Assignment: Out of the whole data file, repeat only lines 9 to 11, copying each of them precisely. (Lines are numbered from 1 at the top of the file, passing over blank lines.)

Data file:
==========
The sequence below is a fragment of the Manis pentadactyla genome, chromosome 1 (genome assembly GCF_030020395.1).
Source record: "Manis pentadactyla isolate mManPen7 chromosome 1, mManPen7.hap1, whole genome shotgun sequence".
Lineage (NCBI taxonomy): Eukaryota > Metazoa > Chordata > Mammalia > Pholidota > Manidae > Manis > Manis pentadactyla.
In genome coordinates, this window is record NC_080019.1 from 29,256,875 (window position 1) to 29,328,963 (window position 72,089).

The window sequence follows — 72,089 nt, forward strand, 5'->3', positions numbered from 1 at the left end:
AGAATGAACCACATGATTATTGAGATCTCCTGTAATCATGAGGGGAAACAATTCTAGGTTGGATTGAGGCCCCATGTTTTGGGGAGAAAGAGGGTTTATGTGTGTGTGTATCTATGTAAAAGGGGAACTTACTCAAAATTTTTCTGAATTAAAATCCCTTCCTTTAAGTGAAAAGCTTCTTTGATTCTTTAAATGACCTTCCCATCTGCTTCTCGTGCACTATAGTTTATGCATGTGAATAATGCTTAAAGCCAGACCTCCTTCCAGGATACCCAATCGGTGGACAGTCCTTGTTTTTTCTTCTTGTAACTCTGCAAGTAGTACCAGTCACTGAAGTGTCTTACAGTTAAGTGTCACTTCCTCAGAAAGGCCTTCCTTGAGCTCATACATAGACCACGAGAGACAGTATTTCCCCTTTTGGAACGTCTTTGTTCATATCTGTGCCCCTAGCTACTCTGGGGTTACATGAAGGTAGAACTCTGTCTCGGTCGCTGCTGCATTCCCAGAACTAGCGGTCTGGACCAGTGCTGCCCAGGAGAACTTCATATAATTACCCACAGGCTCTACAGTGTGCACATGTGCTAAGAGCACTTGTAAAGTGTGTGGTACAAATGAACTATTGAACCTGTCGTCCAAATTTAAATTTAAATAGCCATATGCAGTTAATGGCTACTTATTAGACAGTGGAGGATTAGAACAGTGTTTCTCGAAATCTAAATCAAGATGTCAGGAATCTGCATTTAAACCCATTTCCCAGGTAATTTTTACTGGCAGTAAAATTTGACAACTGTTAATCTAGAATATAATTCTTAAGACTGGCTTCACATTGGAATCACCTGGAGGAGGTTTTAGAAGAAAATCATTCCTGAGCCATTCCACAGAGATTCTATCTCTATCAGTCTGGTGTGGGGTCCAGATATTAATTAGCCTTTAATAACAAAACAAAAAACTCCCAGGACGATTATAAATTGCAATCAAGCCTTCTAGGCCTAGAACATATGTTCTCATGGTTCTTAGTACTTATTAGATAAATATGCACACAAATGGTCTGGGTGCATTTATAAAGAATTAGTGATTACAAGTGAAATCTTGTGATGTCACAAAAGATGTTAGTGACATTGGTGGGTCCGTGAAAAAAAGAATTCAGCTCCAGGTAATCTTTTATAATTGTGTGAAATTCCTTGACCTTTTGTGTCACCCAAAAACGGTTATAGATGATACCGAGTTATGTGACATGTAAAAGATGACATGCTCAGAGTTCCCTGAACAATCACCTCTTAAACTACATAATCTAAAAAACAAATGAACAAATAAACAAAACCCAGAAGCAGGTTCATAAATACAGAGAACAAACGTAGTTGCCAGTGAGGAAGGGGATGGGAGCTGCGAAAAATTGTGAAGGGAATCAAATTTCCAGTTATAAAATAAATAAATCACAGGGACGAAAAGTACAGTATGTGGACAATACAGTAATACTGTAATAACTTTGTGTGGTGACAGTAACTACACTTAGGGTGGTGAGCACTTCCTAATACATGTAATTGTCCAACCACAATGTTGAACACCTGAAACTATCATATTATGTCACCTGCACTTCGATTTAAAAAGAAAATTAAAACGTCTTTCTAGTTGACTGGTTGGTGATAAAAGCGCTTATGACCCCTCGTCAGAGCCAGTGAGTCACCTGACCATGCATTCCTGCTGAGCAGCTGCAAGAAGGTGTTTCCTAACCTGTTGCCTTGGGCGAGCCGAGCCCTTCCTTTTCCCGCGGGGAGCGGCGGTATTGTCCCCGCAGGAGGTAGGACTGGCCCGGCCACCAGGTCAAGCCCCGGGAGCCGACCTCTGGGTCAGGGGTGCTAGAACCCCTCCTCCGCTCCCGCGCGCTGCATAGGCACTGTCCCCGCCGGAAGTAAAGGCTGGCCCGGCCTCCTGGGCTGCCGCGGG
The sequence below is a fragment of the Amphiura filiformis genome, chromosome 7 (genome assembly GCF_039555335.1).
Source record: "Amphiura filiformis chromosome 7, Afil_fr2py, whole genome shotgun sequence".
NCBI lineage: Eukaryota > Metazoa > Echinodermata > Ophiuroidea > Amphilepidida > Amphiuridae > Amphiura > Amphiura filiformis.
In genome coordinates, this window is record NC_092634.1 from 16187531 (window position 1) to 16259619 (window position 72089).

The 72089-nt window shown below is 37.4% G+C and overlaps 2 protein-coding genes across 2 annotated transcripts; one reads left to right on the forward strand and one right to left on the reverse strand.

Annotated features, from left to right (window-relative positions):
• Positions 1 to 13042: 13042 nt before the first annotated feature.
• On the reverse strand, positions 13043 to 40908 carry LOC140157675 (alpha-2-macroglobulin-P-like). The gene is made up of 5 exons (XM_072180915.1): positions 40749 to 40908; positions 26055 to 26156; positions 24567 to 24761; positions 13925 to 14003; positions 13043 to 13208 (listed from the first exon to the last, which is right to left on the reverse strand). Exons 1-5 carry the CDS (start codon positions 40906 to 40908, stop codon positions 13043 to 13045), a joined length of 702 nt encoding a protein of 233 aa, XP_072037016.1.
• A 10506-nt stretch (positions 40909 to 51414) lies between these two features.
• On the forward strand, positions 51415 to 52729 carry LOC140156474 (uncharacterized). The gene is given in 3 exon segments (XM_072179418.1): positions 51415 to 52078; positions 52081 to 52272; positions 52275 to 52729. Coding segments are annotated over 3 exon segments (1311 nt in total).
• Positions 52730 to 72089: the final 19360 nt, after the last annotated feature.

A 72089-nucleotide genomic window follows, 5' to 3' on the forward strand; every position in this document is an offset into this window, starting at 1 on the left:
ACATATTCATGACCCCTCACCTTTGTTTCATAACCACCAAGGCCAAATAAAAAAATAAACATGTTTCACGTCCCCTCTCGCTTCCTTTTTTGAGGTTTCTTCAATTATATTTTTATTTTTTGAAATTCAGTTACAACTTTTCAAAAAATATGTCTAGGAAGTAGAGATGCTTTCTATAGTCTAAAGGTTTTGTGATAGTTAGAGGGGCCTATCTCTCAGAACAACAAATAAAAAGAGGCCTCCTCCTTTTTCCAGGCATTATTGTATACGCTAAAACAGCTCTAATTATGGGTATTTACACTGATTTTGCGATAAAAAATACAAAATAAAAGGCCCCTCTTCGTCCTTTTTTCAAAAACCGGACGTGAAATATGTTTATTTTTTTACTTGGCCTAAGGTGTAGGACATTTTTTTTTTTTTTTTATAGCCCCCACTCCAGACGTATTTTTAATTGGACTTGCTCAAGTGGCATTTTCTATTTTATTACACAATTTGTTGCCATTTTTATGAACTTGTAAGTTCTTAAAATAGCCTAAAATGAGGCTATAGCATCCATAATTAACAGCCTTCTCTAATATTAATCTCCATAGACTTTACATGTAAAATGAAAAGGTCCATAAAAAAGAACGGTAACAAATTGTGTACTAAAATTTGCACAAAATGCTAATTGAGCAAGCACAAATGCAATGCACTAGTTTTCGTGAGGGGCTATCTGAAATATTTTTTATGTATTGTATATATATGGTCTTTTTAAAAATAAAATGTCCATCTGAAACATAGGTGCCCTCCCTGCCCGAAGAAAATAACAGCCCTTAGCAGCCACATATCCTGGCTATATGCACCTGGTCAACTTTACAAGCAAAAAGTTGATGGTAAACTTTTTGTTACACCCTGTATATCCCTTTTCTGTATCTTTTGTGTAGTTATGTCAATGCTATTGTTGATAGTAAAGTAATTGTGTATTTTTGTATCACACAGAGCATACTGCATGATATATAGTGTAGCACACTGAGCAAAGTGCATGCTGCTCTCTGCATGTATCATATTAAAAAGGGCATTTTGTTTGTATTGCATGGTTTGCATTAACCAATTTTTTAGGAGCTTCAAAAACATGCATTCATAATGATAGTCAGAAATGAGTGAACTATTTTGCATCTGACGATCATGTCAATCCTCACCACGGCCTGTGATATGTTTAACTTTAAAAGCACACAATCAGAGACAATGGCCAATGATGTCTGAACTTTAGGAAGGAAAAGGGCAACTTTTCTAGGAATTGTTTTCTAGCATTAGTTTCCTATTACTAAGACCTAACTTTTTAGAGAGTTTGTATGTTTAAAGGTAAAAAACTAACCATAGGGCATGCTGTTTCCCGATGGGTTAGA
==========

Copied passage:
NCBI lineage: Eukaryota > Metazoa > Echinodermata > Ophiuroidea > Amphilepidida > Amphiuridae > Amphiura > Amphiura filiformis.
In genome coordinates, this window is record NC_092634.1 from 16187531 (window position 1) to 16259619 (window position 72089).

The 72089-nt window shown below is 37.4% G+C and overlaps 2 protein-coding genes across 2 annotated transcripts; one reads left to right on the forward strand and one right to left on the reverse strand.